J's Indie/Rock Mayhem

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Thursday, November 01, 2007

Notes From Underground - #22
Supply and Demand


I have a confession to make. It's not an easy one, and I may seem a little sullied in your eyes from now on, but it's important to mention as it establishes the conceit of this column. So here it is:

I shop at Big Box music retailers.

Not all the time. My primary source for music in the last year has been EMusic, a site dedicated largely to indie-labels and a strangely, appropriately priced mode of downloading music. I also shop at the lone remaining independent music store in Greensboro, BB's. But I live a busy life and there are weeks where I want something on a label that EMusic doesn't carry and I don't necessarily feel like driving nearly a half-hour across town to get to BB's. I also tend to shop on new-release day, Tuesdays, and though I could just wait to go early to my show on Wednesdays and pick up the CDs at BB's (which is right across the street from QFS), I would like to at least have a day to absorb new releases to select the best tracks for my show. So, I will drive up I-40 to Elon College and go to the Best Buy that is located there.

A local blogger here in Greensboro has recently been championing the overall customer service of Best Buy versus some other chain stores. And he is right for the most part, except he doesn't take one thing into account - he was looking for big ticket items. Cameras, televisions, etc. People jump on you the moment you enter those sections. I could wander up and down the CD aisles looking like a lost puppy and get nothing. Not to mention that the people who work in these sections, unlike, in theory, the people in the larger sections, are not experts in their area. I know this from having worked in a Big Chain CD store at one time only to find that I was almost the only person on the floor who knew anything about music. Those people aren't hired for their expertise (if we had been, I wouldn't have gotten fired - that's another story) so that explains the blank looks when I ask for certain, fairly well-known indie artists.

But here we begin to see the problem. You're saying to yourself: "J, you're well versed in popular music. Why would you need help to find something?" Good question, reader.

A few weeks back I ventured up to Best Buy, on the day of release, to pick up the new PJ Harvey album. Harvey is, afterall, on Island, a major label. She's a well-established artist and they ought to have her in stock. Lately they've taken to sticking new releases on obnoxious end-cap displays rather than in the section under the artist's name. So I usually go to those first, then check in the section. No luck. So I flag down Rufus* and recruit his assistance. He looks in all the places I did and then consults the computer. The computer^ tells him that they have six, count 'em!, six copies in stock. But Rufus cannot locate a single one. He even goes to the back to check and then gamely apologizes. I leave completely unsatisfied.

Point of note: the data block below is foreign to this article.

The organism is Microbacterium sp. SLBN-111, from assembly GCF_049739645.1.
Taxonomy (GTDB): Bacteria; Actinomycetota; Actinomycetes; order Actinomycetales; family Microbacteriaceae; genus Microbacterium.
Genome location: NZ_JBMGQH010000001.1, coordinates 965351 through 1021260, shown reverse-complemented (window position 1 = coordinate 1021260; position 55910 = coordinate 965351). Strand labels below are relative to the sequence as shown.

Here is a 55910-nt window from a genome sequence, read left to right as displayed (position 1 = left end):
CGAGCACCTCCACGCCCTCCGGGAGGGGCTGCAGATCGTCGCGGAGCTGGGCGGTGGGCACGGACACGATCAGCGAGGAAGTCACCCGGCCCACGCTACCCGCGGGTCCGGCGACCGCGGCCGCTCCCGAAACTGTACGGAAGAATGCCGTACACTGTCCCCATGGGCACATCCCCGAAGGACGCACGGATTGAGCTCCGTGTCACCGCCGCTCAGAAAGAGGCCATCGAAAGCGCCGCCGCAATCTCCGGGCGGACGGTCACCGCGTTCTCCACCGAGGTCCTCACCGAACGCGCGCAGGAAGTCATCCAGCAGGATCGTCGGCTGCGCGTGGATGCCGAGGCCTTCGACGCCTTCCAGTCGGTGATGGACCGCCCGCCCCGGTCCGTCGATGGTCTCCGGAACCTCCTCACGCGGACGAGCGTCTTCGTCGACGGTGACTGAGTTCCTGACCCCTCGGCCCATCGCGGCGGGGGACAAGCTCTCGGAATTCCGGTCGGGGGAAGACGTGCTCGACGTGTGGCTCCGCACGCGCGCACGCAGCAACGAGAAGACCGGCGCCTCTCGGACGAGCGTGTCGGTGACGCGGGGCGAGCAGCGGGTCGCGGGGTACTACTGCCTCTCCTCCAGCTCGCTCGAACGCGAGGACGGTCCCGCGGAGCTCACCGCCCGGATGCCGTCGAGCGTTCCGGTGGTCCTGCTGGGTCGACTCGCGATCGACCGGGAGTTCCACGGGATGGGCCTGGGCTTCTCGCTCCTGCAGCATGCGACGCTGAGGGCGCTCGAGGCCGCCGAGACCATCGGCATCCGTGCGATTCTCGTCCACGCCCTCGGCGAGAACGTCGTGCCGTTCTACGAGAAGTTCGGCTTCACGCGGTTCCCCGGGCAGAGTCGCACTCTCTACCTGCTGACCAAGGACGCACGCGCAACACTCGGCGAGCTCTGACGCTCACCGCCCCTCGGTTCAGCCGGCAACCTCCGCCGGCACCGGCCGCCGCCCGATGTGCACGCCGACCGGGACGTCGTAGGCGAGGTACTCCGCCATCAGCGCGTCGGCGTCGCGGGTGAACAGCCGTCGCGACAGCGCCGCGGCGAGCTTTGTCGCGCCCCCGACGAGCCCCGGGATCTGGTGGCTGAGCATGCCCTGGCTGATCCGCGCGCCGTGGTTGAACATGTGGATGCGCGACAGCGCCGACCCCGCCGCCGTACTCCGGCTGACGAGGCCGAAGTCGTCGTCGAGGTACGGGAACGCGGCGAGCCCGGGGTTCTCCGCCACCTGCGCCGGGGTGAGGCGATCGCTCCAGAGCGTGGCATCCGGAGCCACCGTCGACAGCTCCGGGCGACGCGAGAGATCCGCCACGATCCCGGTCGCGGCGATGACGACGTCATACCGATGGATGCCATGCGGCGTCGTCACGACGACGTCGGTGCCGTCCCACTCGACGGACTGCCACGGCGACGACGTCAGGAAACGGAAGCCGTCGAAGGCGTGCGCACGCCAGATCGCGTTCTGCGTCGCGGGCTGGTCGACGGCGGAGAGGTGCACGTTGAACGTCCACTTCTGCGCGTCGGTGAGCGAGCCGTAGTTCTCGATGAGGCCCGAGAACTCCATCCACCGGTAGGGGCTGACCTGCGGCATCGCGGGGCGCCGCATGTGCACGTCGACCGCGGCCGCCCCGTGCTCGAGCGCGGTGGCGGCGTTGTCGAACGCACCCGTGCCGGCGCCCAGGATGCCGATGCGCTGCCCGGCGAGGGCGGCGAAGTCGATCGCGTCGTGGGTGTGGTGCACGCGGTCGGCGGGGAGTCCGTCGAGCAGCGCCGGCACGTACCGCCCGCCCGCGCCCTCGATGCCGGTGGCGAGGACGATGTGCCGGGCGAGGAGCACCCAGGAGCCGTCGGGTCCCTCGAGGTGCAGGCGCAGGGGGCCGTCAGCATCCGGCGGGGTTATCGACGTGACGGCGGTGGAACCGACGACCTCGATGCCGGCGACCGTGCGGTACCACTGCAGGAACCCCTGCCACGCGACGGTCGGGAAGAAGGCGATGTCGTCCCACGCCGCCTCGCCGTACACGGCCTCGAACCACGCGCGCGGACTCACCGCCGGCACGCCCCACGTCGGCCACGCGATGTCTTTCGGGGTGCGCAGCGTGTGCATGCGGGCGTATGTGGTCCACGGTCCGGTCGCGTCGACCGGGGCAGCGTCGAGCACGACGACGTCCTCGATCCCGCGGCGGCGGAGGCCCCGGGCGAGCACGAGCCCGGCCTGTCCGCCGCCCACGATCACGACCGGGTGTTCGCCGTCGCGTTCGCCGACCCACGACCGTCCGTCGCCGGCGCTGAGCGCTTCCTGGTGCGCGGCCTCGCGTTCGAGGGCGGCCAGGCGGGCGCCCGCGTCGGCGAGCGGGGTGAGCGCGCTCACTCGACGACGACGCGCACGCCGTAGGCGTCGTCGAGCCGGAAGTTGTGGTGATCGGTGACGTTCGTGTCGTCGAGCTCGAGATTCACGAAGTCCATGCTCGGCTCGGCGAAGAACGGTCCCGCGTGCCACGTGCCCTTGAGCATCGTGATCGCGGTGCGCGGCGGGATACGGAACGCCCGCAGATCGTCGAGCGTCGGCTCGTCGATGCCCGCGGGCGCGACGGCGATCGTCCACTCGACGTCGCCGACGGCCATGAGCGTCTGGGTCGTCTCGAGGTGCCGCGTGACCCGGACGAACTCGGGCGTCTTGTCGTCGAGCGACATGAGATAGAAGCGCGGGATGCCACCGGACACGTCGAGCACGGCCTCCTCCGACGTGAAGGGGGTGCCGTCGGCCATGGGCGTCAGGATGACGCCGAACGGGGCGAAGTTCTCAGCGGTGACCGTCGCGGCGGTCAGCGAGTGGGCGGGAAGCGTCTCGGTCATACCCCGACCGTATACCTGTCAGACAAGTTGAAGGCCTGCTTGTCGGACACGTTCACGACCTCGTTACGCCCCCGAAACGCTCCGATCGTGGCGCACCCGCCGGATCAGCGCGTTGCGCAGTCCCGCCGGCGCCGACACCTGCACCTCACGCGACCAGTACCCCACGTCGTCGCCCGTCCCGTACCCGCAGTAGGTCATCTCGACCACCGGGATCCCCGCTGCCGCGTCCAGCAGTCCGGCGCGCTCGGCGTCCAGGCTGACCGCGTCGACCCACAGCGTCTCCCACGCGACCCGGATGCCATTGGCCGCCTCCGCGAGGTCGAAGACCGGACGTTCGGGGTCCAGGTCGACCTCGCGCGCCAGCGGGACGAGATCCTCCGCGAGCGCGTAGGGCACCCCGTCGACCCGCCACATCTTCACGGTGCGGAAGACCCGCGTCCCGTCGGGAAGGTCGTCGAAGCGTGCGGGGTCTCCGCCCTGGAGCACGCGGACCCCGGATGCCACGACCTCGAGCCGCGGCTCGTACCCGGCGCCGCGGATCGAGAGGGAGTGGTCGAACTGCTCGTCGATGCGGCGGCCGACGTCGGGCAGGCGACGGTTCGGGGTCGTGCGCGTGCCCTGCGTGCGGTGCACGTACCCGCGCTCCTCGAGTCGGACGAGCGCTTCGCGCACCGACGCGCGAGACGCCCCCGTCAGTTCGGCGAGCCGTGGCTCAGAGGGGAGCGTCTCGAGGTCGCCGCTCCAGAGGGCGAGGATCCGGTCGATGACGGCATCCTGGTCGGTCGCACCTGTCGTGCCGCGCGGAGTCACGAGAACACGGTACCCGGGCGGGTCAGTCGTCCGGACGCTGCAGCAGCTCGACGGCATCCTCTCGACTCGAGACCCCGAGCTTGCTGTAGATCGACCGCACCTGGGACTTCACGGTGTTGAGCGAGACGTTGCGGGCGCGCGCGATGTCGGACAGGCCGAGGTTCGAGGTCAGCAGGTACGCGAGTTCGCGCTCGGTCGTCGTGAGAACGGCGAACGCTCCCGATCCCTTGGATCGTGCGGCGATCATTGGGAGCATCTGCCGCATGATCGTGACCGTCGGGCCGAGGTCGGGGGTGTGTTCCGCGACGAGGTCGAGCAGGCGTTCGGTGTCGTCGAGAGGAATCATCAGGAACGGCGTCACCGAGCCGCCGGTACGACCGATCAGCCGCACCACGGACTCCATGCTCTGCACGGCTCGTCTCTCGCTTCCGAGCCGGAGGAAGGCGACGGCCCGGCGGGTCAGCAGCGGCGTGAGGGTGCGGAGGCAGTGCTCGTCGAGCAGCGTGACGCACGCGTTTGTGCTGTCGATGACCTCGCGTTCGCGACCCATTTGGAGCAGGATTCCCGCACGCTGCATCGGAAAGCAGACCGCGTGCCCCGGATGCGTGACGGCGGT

This week: I go up there to pick up one of any of the three Joy Division re-issues (on Rhino - again, a major label) and the soundtrack to the Todd Haynes' directed Dylan-biopic, I'm Not There (released on Sony - no explanation necessary). The soundtrack? According to the computer, not available in any Best Buy within an hour or so's drive. The Joy Division re-issues? Available at every Best Buy in the area except the one in which I was currently standing. Again the result is my utter dissatisfaction.

I know I'm tilting at windmills here. Best Buy is not designed for people like me - people who really pay attention to music and live in and with it on a daily basis. It's designed for people who fancy music in a passing way; for people who listen to commercial radio for new music; for people who buy, at most, between 5 and 10 cds in a year (as opposed to 5 to 10 CDs in a month).

For the time being, low prices (on some things) be damned, I'm done with Best Buy. I can't rely on them to have readily available things in stock. With the way I've watched them treat their music departments, they might as well scrap them and use the space for more appliances. I'll start trekking across town an extra time per week to get to the superior (and locally owned) store - they deserve my money for many more reasons.

This article doesn't offer much in the way of solutions - it's more of a large screed about how much Best Buy (or enter Big Chain name HERE) has irritated me in the past months. All these stores seem to do is drive out local competition that isn't really competition to begin with - especially if you cater to more refined customers like the late Gate City Noise, the late Record Exchange did or BB's does. They then replace it with customer service that doesn't blink unless you're paying over $100 for something and that, when asked, couldn't tell you the difference between the Replacements, the Refreshments and the Residents if they had a giant-eyeball staring them in the face. They've essentially decided that a certain segment of their customer base is either expendable or will put up with the shotty access and services in order for the convenience. I've done that for awhile, but enough is enough.

For now, as far as music is concerned, it's Best Buy, goodbye.

* - name withheld to protect the innocent. and because I don't know what his name is.

^ - brand withheld to protect the innocent.

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